LANDMARKS, fixed stone objects erected to designate the boundaries between fields, districts, lands, or nations in the Near East. The removal of landmarks is considered to be a grievous sin in the Bible and in other literature of the Near East. Deuteronomy twice warns against this offense (Deut. 19:14; 27:17). The biblical prohibition against landmark removal is mentioned along with other transgressions that are perpetrated secretly and, therefore, usually not punished by society. A biblical imprecation (Heb. arur) is therefore leveled against the violator, all other punitive measures being inadequate.
Babylonian boundary stones or monuments (kudurru) first appear in the Kassite period and may originally have served to mark boundaries in a field, but seem to have become legal records dealing with landed property. The inscription on the stone usually contains some statement or certificate of ownership, and severe maledictions are appended to it, directed to anyone who should alter or destroy the inscription. There appear on the stones symbols of Babylonian deities who are asked to invoke the curse on the future offender. Ancient wisdom literature also contains severe warnings against the removal of landmarks, particularly those of a widow (the "Instruction of Amen-em-Opet" 7:15, in Pritchard, Texts, 422; COS I:117), and the transgressor is threatened with divine punishment by the gods because he violated divinely established boundaries. The offense of the removal of boundary stones was used metaphorically as a symbol for the abolition of ancient laws and custom (Prov. 22:28; 23:10). Those who defected from the Qumran sect are said to be "removers of the landmark" C. (see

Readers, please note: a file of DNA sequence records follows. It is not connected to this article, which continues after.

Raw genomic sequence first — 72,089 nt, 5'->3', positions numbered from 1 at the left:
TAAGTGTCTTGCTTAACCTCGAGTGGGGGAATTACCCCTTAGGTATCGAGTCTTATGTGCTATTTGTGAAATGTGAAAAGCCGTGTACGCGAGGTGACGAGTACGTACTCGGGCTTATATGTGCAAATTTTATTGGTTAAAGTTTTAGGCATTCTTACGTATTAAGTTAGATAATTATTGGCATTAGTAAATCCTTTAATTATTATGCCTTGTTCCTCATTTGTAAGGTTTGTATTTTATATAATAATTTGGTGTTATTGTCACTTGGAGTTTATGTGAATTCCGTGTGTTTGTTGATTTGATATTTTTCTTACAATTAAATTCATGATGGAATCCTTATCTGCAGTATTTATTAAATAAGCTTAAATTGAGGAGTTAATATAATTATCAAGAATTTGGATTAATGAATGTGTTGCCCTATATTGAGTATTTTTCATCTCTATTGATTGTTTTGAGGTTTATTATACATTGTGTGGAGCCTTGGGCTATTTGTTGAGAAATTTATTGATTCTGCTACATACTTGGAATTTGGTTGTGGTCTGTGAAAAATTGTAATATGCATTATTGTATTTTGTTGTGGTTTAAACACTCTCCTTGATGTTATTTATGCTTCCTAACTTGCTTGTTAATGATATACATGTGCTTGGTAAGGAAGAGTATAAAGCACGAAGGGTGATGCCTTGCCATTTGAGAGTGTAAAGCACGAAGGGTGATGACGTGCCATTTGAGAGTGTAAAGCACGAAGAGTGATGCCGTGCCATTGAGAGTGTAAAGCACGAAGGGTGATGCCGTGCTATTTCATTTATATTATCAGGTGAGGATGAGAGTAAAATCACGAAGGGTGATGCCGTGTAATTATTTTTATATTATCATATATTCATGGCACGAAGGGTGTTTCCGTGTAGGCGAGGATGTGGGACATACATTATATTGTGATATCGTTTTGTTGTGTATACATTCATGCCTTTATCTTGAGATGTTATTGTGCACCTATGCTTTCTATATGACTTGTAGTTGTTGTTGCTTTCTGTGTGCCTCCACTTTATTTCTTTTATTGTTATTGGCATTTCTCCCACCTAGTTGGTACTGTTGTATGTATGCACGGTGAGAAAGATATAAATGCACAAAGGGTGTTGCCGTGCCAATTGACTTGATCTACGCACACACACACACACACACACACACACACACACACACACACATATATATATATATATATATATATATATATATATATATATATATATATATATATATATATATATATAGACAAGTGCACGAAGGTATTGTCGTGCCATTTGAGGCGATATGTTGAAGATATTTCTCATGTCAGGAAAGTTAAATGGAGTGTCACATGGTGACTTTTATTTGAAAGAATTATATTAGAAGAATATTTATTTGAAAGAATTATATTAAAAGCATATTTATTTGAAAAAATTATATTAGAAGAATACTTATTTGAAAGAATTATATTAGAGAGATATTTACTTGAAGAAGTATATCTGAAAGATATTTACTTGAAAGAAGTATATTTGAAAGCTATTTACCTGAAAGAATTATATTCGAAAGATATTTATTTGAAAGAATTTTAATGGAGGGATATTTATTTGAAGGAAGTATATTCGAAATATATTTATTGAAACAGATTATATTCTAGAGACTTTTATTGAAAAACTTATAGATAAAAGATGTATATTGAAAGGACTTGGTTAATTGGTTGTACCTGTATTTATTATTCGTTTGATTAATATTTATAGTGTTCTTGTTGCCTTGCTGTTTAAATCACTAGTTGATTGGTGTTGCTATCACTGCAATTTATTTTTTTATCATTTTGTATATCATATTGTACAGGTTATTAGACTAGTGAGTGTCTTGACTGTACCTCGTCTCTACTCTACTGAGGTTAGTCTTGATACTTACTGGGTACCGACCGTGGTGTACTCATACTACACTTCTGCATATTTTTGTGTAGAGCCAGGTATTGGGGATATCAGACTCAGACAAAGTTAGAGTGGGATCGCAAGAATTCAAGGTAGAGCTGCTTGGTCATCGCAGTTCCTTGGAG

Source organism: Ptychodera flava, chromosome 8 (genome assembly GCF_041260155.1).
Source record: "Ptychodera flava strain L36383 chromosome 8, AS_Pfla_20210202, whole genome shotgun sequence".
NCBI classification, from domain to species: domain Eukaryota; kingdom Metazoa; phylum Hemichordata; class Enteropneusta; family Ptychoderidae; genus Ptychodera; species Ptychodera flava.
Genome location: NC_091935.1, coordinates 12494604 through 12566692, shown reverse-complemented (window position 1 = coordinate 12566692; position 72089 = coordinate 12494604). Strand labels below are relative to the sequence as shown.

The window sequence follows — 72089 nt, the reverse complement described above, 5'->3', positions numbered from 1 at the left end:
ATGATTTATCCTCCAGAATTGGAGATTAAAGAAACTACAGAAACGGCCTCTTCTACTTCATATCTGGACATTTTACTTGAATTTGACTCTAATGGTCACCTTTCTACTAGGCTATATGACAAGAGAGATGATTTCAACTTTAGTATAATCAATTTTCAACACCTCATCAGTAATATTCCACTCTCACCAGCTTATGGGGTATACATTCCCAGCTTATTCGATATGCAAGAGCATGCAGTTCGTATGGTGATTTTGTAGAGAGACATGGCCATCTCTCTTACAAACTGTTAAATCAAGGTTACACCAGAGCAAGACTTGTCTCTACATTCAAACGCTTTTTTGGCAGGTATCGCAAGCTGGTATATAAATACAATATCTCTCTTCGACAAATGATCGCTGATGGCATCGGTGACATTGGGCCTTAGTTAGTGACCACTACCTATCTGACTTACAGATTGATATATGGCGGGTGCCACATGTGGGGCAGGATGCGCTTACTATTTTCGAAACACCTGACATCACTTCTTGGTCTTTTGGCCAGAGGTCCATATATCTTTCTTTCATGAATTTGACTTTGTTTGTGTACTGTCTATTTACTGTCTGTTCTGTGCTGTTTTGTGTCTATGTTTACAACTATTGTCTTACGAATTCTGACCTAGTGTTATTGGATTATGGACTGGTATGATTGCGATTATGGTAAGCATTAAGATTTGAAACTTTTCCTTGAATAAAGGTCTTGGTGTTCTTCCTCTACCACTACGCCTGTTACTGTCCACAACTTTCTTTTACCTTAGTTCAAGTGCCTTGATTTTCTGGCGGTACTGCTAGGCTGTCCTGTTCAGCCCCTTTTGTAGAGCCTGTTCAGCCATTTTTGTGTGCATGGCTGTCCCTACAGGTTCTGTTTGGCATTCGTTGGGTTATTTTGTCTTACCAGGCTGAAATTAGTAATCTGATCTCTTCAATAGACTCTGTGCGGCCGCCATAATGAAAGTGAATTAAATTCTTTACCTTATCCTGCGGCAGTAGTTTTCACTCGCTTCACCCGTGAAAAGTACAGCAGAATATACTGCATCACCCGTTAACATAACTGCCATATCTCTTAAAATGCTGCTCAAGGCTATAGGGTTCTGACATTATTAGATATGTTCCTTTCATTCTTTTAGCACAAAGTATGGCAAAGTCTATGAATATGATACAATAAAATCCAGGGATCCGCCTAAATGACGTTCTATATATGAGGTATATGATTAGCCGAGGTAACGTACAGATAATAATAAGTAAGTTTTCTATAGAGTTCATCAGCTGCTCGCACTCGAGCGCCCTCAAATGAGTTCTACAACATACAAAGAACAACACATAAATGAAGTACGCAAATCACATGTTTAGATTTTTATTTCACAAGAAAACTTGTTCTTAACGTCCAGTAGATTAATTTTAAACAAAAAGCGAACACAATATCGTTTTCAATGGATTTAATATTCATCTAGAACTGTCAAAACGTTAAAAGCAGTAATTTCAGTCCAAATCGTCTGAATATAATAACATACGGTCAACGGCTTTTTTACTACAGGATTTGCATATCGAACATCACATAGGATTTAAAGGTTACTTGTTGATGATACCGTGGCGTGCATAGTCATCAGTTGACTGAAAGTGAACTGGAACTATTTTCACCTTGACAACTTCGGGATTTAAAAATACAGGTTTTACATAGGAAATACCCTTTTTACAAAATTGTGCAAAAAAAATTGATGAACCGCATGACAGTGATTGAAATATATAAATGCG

, The Zadokite Documents (1954), 4, 20, 42).
For the extension of the concept of infringement on the rights of others, see
L.W. King (ed.), Babylonian Boundary-Stones and Memorial-Tablets in the British Museum (1912). ADD. BIBLIOGRAPHY: U. Seidl, Die babylonischen Kudurru-Reliefs (1989); idem, in: RLA, 6, 275–77; M. Broshi (ed.), The Damascus Document Reconsidered (1992).
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